Received date: June 2, 2017; Accepted date: June 23, 2017; Published date: June 29, 2017
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Objective: to analyze the cost and type of pharmaceuticals prescribed to treat chronic diseases in Lebanon, particularly hypertension and diabetes.
Methods: 1326 medical prescriptions were collected from 3 different pharmacies in Mount Lebanon during the period July 2015 and February 2017. Costs were analyzed using the list of drug prices of March 21, 2017 provided by the ministry of public health. We also included the composition and therapeutic class of each medication.
Results: Out of 168 hypertension prescriptions, 50% included beta-blockers, 43.5% angiotensin receptor blockers, 41.7% diuretics and 40.5% calcium channel blockers. The most prescribed hypertensive medication was bisoprolol (35.1%), followed by hydrochlorothiazide (30%) which was also the most prescribed ingredient in association. Diuretics and beta-blockers were the least expensive (with medians of 5.4 and 6.6 USD respectively), while ACE inhibitors and angiotensin receptor blockers were the most expensive ones (with medians of 19.8 and 25.4 USD respectively). The most common association encountered was angiotensin receptor blockers and diuretics, present in 23.5% of total hypertension prescriptions.
Metformin was the most prescribed ingredient (91.3% of total diabetes prescriptions) and the most prescribed in association, followed glimepiride (26.1%), vildagliptin (18.8%) and insulin (8.7%). The most prescribed classes in association for treating diabetes were biguanides and gliptins (36.2%) followed by biguanides and sulfonylureas (30.4%). The median prescription cost of hypertensive medications was 22 USD, lipid disorders (26.1 USD), anxiety/depression (11.1 USD) and diabetes (18.7 USD).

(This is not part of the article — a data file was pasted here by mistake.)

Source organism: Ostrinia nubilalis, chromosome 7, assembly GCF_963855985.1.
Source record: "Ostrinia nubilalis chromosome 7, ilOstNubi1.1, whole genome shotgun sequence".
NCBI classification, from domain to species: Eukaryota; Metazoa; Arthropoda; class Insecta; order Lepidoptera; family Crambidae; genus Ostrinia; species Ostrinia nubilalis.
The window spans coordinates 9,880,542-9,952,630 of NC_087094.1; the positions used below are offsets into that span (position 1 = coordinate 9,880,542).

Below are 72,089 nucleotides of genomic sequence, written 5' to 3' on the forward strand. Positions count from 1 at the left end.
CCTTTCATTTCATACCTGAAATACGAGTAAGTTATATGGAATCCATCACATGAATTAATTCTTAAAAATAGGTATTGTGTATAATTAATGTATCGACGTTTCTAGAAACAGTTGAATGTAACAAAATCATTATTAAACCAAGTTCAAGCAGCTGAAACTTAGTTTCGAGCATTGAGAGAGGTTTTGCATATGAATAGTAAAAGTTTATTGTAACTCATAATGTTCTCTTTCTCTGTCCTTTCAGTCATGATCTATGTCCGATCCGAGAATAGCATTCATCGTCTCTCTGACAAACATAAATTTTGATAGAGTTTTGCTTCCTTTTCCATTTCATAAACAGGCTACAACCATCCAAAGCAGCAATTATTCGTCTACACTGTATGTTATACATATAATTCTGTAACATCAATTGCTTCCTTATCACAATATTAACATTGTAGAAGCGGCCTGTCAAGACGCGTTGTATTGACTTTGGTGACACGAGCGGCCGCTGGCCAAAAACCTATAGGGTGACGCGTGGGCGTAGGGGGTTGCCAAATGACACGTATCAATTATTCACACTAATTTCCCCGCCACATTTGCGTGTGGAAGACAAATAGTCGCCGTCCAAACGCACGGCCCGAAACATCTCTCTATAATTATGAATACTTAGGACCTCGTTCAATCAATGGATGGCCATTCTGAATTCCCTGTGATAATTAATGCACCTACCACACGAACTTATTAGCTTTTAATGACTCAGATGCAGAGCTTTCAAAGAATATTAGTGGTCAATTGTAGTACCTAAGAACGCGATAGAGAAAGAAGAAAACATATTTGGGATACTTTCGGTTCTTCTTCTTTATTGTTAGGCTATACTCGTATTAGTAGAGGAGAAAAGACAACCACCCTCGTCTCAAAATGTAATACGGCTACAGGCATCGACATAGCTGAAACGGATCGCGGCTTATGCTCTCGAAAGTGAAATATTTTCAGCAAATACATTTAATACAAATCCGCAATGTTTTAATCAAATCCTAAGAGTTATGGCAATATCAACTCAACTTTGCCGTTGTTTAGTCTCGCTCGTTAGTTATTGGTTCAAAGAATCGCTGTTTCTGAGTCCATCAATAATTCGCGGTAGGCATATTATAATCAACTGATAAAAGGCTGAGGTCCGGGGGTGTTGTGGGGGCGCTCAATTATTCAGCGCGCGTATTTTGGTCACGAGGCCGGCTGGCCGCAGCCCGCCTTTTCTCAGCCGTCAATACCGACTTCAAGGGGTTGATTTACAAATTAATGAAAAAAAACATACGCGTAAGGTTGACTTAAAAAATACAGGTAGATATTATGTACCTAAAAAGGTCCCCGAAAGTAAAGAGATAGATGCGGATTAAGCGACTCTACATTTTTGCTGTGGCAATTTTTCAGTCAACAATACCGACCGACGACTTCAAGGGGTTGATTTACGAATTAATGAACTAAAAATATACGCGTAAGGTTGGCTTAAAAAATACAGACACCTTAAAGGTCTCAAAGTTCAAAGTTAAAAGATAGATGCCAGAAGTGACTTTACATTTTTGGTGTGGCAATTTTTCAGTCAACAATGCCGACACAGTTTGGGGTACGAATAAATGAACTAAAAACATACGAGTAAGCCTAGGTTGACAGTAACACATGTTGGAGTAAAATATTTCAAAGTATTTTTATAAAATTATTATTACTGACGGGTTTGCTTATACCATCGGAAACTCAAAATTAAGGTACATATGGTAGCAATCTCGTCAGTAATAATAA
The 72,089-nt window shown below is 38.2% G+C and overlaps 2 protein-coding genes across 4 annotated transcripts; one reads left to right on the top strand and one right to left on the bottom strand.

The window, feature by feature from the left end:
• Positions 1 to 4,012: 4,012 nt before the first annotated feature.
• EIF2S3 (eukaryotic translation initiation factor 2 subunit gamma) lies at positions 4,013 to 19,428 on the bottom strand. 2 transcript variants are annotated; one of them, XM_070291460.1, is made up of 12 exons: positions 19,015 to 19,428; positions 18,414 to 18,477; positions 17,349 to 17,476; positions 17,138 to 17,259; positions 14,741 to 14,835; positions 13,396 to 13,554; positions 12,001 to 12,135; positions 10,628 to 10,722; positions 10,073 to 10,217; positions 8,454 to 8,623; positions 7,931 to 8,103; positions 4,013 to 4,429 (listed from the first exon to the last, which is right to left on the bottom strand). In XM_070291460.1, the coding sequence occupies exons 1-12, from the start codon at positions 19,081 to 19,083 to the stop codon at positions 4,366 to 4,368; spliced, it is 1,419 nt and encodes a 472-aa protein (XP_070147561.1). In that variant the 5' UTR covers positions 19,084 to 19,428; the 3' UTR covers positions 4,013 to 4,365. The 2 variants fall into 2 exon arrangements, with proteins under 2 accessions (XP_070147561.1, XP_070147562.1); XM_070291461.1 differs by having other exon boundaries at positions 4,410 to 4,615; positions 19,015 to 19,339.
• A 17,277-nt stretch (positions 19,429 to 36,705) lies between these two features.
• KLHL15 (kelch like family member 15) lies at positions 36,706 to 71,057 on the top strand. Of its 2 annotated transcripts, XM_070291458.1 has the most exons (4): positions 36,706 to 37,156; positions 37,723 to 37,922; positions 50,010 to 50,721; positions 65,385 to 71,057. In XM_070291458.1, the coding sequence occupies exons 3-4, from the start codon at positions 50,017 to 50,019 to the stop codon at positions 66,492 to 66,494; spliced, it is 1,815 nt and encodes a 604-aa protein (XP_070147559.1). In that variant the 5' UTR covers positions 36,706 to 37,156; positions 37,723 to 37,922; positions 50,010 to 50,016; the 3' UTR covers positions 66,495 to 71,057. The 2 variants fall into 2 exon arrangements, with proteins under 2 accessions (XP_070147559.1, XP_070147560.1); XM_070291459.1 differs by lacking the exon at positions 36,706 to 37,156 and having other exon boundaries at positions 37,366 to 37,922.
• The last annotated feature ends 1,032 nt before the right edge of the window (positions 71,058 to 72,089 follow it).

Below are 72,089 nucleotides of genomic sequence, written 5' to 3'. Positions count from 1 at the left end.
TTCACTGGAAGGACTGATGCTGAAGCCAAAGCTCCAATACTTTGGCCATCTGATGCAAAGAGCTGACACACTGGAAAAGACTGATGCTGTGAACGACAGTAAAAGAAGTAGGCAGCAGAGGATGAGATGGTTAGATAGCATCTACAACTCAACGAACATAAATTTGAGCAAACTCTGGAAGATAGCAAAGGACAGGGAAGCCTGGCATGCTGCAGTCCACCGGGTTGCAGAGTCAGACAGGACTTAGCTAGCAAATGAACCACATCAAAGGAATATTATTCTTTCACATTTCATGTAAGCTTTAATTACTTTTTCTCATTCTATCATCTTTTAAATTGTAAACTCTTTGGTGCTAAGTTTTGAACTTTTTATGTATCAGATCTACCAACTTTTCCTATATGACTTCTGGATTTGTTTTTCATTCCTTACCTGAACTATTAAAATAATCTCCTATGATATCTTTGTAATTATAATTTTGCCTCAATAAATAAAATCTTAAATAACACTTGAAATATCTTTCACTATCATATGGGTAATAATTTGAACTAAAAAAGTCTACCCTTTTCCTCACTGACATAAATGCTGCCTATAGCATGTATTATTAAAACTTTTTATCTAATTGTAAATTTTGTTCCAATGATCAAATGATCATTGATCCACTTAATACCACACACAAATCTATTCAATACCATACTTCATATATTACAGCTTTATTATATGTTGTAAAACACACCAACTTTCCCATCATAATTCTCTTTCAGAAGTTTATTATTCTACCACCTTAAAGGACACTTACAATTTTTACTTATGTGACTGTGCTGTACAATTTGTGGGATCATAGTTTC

Conclusion: the prescribing patterns in our sample were in accordance with the guidelines of hypertension and diabetes management. The current range of drug prices in the Lebanese market makes these treatments affordable for patients of all socioeconomical classes.
Cost, Community pharmacy, Chronic diseases, Hypertension, Diabetes.
Chronic diseases are among the most common, costly and preventable of all health problems. In the USA, as of 2012, about half of all the adult population had 1 or more chronic illness and 1 out of 4 had 2 or more chronic illnesses . They are by far the leading cause of mortality in the world, representing 60% of all deaths .